Ban Ki-moon's speeches


Remarks to Security Council meeting on Drug Trafficking as a Threat to International Peace and Security

Secretary-General Ban Ki-moon, UN Headquarters, 08 December 2009

Excellencies, Ladies and Gentlemen,

I thank the Presidency of Burkina Faso for putting this important subject on the agenda of the Security Council.

In recent years, drug trafficking has emerged as a leading threat to international peace and security.

We see this most clearly in Afghanistan, Colombia, and Myanmar, where the production and trafficking of illicit drugs fuels brutal and long-standing insurgencies.

But in many other places, too -- in West Africa, Central Asia, Central America, the Caribbean and parts of the Mekong region -- criminal groups spread violence, fear and insecurity in their effort to control trafficking routes.

These groups undermine State authority and the rule of law.

They spread corruption, compromise elections and hurt the legitimate economy.

In some countries, the huge profits generated through drug trafficking can rival gross domestic product.

Drug trafficking also threatens to reverse advances in our peacebuilding efforts in Afghanistan, Haiti, Guinea-Bissau, Liberia, Sierra Leone and elsewhere.

This sobering reality underscores three fundamental points:

First, drug trafficking is evolving into an ever graver threat that is affecting all regions of the world.

It will require sustained political will and significant resources to counter this challenge.

Second, the transnational nature of the threat means that no country can face it alone.

This fight requires a comprehensive international approach based on a strong sense of shared responsibility.

States must share intelligence, carry out joint operations, build capacity, and provide mutual legal assistance.

So far, cooperation between governments is lagging behind cooperation between organized crime networks.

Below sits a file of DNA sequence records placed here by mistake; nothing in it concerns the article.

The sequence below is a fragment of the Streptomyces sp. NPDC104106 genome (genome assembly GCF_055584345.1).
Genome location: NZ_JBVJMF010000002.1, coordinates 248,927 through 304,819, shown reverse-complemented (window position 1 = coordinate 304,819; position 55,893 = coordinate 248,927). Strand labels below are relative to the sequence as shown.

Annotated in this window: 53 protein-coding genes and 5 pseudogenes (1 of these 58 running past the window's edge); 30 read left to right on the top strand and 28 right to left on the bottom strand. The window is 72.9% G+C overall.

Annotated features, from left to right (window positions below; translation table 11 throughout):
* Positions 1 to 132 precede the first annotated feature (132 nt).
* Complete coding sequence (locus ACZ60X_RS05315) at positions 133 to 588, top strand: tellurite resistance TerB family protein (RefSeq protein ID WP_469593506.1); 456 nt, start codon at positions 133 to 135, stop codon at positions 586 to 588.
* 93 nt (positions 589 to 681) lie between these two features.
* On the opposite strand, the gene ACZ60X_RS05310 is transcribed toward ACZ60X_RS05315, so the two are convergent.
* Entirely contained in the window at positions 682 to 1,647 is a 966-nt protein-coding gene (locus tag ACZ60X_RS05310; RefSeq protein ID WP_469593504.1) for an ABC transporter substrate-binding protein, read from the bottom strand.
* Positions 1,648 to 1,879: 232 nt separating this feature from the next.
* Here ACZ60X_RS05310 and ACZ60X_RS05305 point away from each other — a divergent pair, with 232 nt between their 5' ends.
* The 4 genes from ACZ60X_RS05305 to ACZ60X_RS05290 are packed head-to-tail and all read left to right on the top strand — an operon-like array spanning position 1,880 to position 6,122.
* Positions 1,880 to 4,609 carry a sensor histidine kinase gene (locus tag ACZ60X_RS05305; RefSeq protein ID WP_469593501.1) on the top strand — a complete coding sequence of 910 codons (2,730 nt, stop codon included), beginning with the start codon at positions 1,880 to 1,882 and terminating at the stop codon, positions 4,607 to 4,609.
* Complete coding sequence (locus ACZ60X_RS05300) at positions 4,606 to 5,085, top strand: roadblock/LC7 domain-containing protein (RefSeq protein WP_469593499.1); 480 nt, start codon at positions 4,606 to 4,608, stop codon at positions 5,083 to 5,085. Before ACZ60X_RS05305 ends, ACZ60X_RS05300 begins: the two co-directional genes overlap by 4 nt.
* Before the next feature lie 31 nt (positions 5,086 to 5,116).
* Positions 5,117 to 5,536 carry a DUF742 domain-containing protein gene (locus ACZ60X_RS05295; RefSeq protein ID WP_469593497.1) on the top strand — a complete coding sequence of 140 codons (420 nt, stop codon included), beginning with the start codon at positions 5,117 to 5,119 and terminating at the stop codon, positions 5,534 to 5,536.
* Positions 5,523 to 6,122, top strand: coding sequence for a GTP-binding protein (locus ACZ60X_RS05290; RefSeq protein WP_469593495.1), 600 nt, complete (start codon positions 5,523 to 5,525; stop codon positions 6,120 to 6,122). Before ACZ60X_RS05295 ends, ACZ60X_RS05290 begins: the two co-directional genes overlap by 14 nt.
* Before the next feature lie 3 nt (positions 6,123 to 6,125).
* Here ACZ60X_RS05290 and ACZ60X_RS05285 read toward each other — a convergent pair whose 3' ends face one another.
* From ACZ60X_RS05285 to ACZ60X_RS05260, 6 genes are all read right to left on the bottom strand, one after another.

Third, we need a more balanced approach to drug control.

Such an approach should focus on reducing demand for drugs and the harm done by them; on promoting alternative development and the rule of law at the source of the supply; and on disrupting trafficking routes.

Mr. President,

The United Nations plays an important role in providing a framework for international cooperation in addressing this challenge.

This framework is built around strong UN-backed legal instruments, including the UN Convention against Transnational Organized Crime.

But more needs to be done to ensure that all States become parties to these instruments, and that they are implemented more effectively.

The UN is also a centre of expertise.

The UN Office on Drugs and Crime is seen as the authoritative source for information on trends in drug production, consumption and trafficking.

It also provides capacity building in the areas of countering drug trafficking, money laundering and corruption.

These efforts must be properly resourced.

We should draw encouragement from the many promising and innovative initiatives that are taking place.

These include regional partnerships with CARICOM, ECOWAS and others, and strategic cooperation with Interpol and other organizations.

From West Africa and the Caribbean to Central and Western Asia, these efforts are improving drug control cooperation, building consensus on cross-border issues and promoting security and the rule of law.

Excellencies,

Drug trafficking does not respect borders.

Most of all, it does not respect people.

It is a menace to the health of societies and individuals alike.

It is associated with horrific abuse of women in particular.

Those who run trafficking operations are ruthless and often murderous.

We must pursue them and thwart them with the full force of the law and international resolve.

I call on Member States to work with each other and to support the UN in this crucially important endeavour.

And finally, I welcome the Presidential Statement that has just been adopted.

Thank you very much.